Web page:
This adventure began in a coffee shop in Tottenham Court Road, London. It was a perfect spring day with the sky an intense blue. The prospect of spending the afternoon in a lecture on the Economics of Medieval England was not inviting. Amit, my Bengali boyfriend, had always had an ambition to go North to Scotland! This was unsurprising as he had lived in McCloud Street in Kolkata, then Calcutta. There had also been a long trading link between the city and the Scottish city of Dundee through the jute industry.
“It’s a perfect day to go North!”
“Scotland is not just down the road. It must be over 300 km to the border.”
“Well, we could go a few miles up the M1. Just a reconnoitring jaunt!”
Later that afternoon found us at the beginning of the road north. Waving our bright blue and yellow university scarves, we were hoping to get a lift from a car or lorry. Hitchhiking was then the accepted mode of travel for college students. A black saloon drew up with a screech of brakes. As the middle-aged driver opened the door, I noticed he was wearing slippers! He explained he was just testing his car after a winter break.
“The wife’s expecting me back for tea. I’m still wearing my slippers.”
Nearly three hours and over 3OO kilometres later, we arrived at Scotch Corner, a major junction for the road north. Our driver had been carried away by a lively discussion about India’s colonial past. They were still arguing about the British legacy after Partition in 1947, when the motorway lights were switched on. It was dark before the driver turned south to London and his wife! We decided to continue North in the morning.
After three lifts from well-disposed lorry drivers, we reached Inverness, the capital of the Scottish Highlands. Amit had been euphoric as we crossed the border earlier that morning.
“We’ve made it! This is actually Scotland.” That coffee shop, history lectures, London itself seemed a world away. We decided to press further North.
This time standing on the road into the Highlands, the sun and fortune shone on us. A car drew up. A man with dark hair and intense blue eyes introduced himself as ‘Donald’. He explained he was a whiskey salesman who toured the highland villages in the course of his work. We chatted as the car continued climbing steeply up a road with granite cliffs on one side and the smooth, blue water of a loch on the other. Donald was making for a hotel in Glencoe, site of the infamous seventeenth century massacre of over thirty of the MacDonald Clan.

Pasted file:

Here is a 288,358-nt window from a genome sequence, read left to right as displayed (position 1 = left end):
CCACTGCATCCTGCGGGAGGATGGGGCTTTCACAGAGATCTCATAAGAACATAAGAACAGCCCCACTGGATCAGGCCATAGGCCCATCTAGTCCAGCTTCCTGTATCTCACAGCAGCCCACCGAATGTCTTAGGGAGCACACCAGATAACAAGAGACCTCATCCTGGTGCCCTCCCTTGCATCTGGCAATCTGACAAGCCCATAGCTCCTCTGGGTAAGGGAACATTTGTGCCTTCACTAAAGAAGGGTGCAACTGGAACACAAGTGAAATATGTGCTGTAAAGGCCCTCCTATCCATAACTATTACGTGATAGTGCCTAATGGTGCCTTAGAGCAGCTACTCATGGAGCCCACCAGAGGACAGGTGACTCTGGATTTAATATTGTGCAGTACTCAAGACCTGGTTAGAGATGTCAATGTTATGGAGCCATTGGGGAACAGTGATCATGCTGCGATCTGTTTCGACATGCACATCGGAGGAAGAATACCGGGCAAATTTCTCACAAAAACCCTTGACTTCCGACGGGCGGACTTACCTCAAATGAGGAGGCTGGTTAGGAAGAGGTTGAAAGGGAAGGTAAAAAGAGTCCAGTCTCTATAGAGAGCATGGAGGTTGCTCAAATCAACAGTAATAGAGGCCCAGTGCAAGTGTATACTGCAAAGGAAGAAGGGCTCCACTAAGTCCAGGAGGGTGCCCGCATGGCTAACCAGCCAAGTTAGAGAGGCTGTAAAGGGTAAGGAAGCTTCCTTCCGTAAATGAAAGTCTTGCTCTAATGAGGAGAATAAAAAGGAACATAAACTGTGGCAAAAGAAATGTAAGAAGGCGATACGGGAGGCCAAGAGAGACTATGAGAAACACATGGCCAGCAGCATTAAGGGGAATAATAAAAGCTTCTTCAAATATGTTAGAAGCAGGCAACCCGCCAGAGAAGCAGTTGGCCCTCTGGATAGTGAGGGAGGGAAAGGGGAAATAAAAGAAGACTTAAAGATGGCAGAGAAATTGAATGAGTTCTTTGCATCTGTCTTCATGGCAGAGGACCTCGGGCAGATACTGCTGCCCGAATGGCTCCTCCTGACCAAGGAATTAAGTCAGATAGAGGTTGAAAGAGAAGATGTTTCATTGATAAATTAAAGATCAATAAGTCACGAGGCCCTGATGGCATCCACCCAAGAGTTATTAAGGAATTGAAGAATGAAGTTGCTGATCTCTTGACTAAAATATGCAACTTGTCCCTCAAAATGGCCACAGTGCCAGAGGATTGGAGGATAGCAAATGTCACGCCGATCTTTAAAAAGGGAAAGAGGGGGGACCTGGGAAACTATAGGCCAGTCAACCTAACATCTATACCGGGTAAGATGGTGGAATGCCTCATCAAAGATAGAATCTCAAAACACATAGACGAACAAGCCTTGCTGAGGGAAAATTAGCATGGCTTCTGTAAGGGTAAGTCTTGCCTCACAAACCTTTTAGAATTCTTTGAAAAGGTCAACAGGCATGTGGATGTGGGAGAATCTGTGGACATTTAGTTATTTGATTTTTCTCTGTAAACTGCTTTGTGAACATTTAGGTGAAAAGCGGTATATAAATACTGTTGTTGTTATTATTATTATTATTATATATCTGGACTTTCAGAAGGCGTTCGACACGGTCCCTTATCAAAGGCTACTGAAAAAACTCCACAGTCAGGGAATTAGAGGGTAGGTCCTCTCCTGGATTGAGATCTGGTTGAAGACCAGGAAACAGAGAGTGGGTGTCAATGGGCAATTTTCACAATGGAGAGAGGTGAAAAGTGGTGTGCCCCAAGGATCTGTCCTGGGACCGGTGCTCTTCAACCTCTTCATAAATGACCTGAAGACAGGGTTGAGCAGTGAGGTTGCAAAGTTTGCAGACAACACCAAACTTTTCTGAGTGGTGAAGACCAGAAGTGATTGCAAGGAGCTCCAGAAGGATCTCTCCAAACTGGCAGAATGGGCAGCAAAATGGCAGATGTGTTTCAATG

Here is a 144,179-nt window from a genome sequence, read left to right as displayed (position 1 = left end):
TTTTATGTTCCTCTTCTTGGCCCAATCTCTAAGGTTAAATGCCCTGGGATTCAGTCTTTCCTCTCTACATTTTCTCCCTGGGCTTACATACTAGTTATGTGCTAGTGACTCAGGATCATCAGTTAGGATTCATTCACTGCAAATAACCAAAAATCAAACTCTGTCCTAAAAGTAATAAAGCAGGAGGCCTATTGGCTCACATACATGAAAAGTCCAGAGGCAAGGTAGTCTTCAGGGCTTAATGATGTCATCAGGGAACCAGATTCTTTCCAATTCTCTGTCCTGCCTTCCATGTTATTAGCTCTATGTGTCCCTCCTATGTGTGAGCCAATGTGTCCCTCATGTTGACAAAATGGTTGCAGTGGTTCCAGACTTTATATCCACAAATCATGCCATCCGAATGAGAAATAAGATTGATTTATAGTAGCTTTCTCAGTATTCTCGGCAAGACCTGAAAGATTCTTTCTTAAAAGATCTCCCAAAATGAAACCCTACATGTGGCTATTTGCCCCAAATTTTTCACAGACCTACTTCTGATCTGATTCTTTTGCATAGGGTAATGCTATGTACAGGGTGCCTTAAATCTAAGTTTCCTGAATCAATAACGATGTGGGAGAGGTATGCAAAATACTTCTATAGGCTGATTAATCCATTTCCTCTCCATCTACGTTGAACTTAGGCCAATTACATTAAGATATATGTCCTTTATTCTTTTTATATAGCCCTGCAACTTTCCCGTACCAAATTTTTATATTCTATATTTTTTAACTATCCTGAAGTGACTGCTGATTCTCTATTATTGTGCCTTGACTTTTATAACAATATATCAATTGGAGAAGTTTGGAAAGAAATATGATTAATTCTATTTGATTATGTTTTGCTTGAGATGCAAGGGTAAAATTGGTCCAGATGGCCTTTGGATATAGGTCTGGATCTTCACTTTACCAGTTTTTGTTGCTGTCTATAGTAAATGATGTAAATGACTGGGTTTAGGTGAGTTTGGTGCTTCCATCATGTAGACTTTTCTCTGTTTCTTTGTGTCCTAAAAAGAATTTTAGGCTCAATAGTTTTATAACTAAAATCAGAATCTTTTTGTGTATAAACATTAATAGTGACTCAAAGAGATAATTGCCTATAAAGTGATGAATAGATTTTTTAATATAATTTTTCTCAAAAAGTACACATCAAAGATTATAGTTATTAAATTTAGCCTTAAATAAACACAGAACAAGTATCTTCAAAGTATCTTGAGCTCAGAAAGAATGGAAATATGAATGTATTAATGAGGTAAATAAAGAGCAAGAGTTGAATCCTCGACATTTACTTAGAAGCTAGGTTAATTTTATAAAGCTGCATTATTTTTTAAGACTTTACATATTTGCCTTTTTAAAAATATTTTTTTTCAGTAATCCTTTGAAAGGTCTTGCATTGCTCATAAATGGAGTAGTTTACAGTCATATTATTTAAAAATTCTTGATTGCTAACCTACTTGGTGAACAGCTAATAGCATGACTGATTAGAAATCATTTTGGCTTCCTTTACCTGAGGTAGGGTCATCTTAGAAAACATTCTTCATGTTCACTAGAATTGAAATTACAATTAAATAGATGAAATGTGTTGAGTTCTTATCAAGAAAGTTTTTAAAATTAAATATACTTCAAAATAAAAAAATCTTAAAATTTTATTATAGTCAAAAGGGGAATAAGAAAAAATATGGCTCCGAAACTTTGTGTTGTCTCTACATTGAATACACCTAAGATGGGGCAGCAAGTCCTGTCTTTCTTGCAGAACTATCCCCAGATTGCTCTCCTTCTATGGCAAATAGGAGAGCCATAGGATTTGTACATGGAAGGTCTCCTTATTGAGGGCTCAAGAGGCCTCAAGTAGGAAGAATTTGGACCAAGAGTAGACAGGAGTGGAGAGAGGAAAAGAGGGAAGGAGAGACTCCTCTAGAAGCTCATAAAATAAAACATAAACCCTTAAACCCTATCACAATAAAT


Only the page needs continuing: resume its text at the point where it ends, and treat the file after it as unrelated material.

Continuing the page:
We stopped half way through the glen. Dark clouds had covered the sun. On either side huge rocks towered above. A mist added to a growing feeling of menace. Memories of old battles, old feuds still hung in the air. Silence was broken only by the sound of a small burn while ghosts walked the purple heather. This was the living North. We felt small, insignificant in its ancient power. The mist thickened, the rocky sides of the glen seemed to lean on us out of the gloom. We could almost hear the clash of swords and the screams of the dying.
It was a relief to sit in the hotel lounge with a ‘wee dram’ of Donald’s whiskey, a warm fire blazing and hear the tales of old quarrels and feuds among the local clansmen. Donald’s work had led him into some surprising situations. One winter with snow drifts blocking the roads, he had abandoned his car and tried to walk to the nearest farmhouse. He had fallen into deep snow and was dug out by a farmer searching for lost sheep! He had been very lucky not to have been frozen alive.
Donald had business in Fort William, the major town of the Highland area. It is said all roads in the region will lead you back to this place, named after William of Orange who rebuilt the Fort, in an attempt to deal with successive Highland risings. Duke William Augustus of Cumberland, was commander of the English forces at the Battle of Culloden of 1746 in which the supporters of ‘Bonnie Prince Charlie’ were defeated and cruelly pursued; it has often been proposed that the name of the town be changed. This is understandable when you learn of Cumberland’s reputation in the Highlands. It is said the flower, the ‘Sweet William’, was named as a tribute to ‘butcher’ Cumberland in England but in Scotland is referred to as ‘stinking Billy’!
We walked to the shores of Loch Linnhe from which we could see the dramatic, snow-covered peak of Ben Nevis. Rising to 1345 metres, this is the highest mountain in Britain. As we stood looking at its impressive silhouette towering up from sea level by the side of the loch, it is amazing to realise this is the highest peak before you reach the Scandinavian summits far away to the east. The mountain rises straight from the loch side which dramatizes the steep climb even more.
Luckily, Donald had to visit a number of small hotels in the vicinity of the famous or rather, infamous, Loch Ness, known worldwide for its Monster! We were as anxious to catch a glimpse of ‘Nessie’ as all the other tourists.
We first saw Loch Ness In the early evening with whisps of mist hanging mysteriously over this vast stretch of freshwater. It is 56 kms in area, holding more water than all the lakes in England and Wales combined! With the sun setting across the loch and the lengthening shadows on the water, it was easy to believe in a prehistoric creature lurking in the depths. The iconic photograph, taken in 1934, has been proved a hoax. A head of wood and metal was floated above the water, mounted on a toy submarine. Nevertheless, Nessie is estimated to contribute over 25 million pounds sterling to the local economy every year.